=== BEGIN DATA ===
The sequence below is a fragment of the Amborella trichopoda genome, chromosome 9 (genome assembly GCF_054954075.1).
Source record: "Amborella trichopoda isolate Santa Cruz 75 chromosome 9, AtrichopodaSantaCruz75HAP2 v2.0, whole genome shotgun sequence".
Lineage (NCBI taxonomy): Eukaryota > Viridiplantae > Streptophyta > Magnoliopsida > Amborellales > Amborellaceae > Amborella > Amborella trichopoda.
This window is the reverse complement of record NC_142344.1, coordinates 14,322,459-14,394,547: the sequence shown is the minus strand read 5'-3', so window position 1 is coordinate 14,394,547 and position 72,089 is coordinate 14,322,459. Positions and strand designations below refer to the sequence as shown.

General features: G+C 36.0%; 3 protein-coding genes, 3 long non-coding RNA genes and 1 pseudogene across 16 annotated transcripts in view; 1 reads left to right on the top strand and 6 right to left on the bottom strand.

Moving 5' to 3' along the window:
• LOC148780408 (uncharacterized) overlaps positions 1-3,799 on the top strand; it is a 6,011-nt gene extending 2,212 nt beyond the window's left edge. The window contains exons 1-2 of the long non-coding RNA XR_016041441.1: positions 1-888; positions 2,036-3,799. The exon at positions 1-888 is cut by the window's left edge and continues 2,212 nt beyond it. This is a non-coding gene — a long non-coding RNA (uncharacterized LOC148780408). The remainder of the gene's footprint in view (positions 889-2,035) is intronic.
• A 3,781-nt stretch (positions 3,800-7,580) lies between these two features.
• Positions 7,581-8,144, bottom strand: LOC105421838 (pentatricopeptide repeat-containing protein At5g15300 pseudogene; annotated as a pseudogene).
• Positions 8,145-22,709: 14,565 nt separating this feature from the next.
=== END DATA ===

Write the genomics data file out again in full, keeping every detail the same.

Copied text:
The sequence below is a fragment of the Amborella trichopoda genome, chromosome 9 (genome assembly GCF_054954075.1).
Source record: "Amborella trichopoda isolate Santa Cruz 75 chromosome 9, AtrichopodaSantaCruz75HAP2 v2.0, whole genome shotgun sequence".
Lineage (NCBI taxonomy): Eukaryota > Viridiplantae > Streptophyta > Magnoliopsida > Amborellales > Amborellaceae > Amborella > Amborella trichopoda.
This window is the reverse complement of record NC_142344.1, coordinates 14,322,459-14,394,547: the sequence shown is the minus strand read 5'-3', so window position 1 is coordinate 14,394,547 and position 72,089 is coordinate 14,322,459. Positions and strand designations below refer to the sequence as shown.

General features: G+C 36.0%; 3 protein-coding genes, 3 long non-coding RNA genes and 1 pseudogene across 16 annotated transcripts in view; 1 reads left to right on the top strand and 6 right to left on the bottom strand.

Moving 5' to 3' along the window:
• LOC148780408 (uncharacterized) overlaps positions 1-3,799 on the top strand; it is a 6,011-nt gene extending 2,212 nt beyond the window's left edge. The window contains exons 1-2 of the long non-coding RNA XR_016041441.1: positions 1-888; positions 2,036-3,799. The exon at positions 1-888 is cut by the window's left edge and continues 2,212 nt beyond it. This is a non-coding gene — a long non-coding RNA (uncharacterized LOC148780408). The remainder of the gene's footprint in view (positions 889-2,035) is intronic.
• A 3,781-nt stretch (positions 3,800-7,580) lies between these two features.
• Positions 7,581-8,144, bottom strand: LOC105421838 (pentatricopeptide repeat-containing protein At5g15300 pseudogene; annotated as a pseudogene).
• Positions 8,145-22,709: 14,565 nt separating this feature from the next.